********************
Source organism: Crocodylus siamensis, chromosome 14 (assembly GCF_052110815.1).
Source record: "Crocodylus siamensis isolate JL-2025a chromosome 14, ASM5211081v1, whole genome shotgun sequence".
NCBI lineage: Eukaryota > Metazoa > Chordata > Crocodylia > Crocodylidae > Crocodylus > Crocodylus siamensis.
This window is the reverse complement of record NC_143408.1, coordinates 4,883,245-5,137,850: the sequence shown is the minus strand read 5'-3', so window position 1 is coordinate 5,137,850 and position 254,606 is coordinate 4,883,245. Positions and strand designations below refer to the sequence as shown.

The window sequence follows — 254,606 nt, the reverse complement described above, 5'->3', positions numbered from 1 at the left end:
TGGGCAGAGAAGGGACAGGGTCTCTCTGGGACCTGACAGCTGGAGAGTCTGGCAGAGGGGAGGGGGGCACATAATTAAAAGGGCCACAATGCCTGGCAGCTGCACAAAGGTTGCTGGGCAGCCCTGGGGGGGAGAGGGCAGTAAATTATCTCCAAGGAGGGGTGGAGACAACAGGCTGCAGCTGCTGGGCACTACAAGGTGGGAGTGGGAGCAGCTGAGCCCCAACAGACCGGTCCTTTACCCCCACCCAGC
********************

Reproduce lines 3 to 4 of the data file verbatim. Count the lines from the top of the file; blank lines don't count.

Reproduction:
NCBI lineage: Eukaryota > Metazoa > Chordata > Crocodylia > Crocodylidae > Crocodylus > Crocodylus siamensis.
This window is the reverse complement of record NC_143408.1, coordinates 4,883,245-5,137,850: the sequence shown is the minus strand read 5'-3', so window position 1 is coordinate 5,137,850 and position 254,606 is coordinate 4,883,245. Positions and strand designations below refer to the sequence as shown.